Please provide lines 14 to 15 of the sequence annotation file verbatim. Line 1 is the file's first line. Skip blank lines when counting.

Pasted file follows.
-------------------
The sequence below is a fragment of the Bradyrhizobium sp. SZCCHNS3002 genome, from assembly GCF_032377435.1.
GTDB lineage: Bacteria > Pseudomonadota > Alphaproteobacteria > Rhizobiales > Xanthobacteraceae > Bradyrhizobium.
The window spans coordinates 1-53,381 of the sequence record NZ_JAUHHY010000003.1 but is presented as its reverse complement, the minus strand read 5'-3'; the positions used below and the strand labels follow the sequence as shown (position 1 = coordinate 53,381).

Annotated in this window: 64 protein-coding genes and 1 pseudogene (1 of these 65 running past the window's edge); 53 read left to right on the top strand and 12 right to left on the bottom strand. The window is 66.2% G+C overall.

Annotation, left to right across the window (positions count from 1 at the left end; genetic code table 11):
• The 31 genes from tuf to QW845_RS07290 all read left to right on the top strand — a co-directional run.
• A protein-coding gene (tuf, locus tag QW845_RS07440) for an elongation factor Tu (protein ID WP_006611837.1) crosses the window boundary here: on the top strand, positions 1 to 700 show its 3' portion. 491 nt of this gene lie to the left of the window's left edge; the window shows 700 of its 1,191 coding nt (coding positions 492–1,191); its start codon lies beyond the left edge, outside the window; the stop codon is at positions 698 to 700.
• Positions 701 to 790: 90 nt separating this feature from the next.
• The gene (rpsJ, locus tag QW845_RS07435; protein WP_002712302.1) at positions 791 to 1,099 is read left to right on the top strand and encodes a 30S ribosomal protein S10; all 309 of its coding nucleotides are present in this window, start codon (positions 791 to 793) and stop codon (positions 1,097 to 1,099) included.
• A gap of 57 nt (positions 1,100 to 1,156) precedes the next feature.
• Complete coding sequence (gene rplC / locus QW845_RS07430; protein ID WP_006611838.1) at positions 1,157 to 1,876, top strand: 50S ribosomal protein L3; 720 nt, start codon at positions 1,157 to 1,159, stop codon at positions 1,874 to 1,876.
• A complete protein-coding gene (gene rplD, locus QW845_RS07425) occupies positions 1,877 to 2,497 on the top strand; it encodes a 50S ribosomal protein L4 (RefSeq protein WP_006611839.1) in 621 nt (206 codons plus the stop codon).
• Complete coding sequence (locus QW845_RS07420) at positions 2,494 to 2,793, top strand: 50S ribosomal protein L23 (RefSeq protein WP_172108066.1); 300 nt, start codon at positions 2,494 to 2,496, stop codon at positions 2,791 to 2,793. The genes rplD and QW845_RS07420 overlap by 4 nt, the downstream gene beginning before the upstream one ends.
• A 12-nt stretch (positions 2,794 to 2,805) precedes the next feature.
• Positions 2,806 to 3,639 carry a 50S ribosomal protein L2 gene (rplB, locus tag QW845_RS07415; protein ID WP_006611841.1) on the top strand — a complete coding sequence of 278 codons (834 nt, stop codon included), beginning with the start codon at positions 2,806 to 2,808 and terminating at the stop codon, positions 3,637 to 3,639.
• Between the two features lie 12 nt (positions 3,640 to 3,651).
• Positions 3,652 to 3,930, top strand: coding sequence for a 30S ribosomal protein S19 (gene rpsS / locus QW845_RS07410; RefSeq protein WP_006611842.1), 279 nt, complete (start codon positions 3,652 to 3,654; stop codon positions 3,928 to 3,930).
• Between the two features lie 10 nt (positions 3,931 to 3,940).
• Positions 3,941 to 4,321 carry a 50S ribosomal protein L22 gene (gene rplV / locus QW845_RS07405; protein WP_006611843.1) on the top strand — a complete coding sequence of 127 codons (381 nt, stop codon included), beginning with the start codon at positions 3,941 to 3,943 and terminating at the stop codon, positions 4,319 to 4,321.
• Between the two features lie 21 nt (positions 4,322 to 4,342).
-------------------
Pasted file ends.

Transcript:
• A 12-nt stretch (positions 2,794 to 2,805) precedes the next feature.
• Positions 2,806 to 3,639 carry a 50S ribosomal protein L2 gene (rplB, locus tag QW845_RS07415; protein ID WP_006611841.1) on the top strand — a complete coding sequence of 278 codons (834 nt, stop codon included), beginning with the start codon at positions 2,806 to 2,808 and terminating at the stop codon, positions 3,637 to 3,639.